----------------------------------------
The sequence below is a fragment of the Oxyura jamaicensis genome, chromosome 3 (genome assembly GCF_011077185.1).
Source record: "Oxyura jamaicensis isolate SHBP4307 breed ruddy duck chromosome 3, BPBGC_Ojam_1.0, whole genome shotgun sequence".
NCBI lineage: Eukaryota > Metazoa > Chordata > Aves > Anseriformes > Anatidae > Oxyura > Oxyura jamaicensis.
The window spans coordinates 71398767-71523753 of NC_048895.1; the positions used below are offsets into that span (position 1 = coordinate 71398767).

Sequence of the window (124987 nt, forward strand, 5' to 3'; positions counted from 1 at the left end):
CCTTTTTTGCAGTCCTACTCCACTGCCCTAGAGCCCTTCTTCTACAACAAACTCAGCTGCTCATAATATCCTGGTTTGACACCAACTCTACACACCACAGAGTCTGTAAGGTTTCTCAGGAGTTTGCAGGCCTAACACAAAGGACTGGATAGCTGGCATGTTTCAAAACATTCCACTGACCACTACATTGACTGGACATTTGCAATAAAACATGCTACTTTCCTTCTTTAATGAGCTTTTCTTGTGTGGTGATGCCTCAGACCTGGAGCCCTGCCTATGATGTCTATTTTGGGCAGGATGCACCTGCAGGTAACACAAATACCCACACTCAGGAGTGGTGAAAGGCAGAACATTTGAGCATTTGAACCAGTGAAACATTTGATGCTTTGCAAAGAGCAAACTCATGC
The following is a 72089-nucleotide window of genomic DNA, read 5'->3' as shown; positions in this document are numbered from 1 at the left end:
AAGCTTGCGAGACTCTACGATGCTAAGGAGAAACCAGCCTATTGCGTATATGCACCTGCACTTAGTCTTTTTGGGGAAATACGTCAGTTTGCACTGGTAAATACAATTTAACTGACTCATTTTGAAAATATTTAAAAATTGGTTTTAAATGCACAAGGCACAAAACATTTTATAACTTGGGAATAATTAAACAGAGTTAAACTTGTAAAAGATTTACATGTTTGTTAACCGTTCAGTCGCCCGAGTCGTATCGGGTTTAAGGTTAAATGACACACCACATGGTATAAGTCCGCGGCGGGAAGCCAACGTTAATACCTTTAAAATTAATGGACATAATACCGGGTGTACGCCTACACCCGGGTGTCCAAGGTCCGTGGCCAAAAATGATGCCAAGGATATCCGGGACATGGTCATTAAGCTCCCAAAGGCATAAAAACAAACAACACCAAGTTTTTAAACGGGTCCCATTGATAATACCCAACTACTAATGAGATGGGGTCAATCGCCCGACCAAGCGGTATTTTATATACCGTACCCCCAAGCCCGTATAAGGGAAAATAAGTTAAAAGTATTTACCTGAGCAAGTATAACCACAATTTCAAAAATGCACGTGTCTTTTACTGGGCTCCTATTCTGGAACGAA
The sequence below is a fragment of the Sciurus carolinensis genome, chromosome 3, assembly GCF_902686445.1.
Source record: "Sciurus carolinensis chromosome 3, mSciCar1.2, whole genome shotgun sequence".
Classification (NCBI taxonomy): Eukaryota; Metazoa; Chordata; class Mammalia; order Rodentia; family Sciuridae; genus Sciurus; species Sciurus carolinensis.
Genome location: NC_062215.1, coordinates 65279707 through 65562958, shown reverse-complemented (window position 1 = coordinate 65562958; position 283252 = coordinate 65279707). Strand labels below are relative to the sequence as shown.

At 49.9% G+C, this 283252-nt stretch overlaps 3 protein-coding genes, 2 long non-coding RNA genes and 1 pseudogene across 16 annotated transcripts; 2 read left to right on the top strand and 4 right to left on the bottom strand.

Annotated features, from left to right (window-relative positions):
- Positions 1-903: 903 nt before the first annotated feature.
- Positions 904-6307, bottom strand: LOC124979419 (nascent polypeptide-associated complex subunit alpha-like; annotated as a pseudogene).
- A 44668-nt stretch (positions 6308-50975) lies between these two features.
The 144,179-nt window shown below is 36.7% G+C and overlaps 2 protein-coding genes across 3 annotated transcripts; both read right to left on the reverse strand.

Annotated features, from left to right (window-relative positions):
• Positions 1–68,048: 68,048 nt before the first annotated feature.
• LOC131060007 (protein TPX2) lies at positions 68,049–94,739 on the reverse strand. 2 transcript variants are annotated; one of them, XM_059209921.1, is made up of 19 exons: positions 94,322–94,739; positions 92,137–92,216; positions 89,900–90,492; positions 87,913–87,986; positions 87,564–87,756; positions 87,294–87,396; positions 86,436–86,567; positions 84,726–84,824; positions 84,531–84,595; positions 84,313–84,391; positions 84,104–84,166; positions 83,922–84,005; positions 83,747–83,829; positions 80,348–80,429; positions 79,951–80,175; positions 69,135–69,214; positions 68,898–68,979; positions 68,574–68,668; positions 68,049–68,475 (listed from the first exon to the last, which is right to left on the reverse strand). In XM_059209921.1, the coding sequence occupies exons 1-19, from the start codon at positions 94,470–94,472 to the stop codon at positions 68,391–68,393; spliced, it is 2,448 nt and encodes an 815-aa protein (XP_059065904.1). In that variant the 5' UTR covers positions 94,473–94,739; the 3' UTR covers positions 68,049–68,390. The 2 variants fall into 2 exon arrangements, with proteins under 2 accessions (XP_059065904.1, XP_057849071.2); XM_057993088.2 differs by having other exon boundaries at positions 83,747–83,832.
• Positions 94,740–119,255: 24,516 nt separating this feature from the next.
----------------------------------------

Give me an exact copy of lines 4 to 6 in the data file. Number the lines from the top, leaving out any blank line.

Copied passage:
The window spans coordinates 71398767-71523753 of NC_048895.1; the positions used below are offsets into that span (position 1 = coordinate 71398767).

Sequence of the window (124987 nt, forward strand, 5' to 3'; positions counted from 1 at the left end):
CCTTTTTTGCAGTCCTACTCCACTGCCCTAGAGCCCTTCTTCTACAACAAACTCAGCTGCTCATAATATCCTGGTTTGACACCAACTCTACACACCACAGAGTCTGTAAGGTTTCTCAGGAGTTTGCAGGCCTAACACAAAGGACTGGATAGCTGGCATGTTTCAAAACATTCCACTGACCACTACATTGACTGGACATTTGCAATAAAACATGCTACTTTCCTTCTTTAATGAGCTTTTCTTGTGTGGTGATGCCTCAGACCTGGAGCCCTGCCTATGATGTCTATTTTGGGCAGGATGCACCTGCAGGTAACACAAATACCCACACTCAGGAGTGGTGAAAGGCAGAACATTTGAGCATTTGAACCAGTGAAACATTTGATGCTTTGCAAAGAGCAAACTCATGC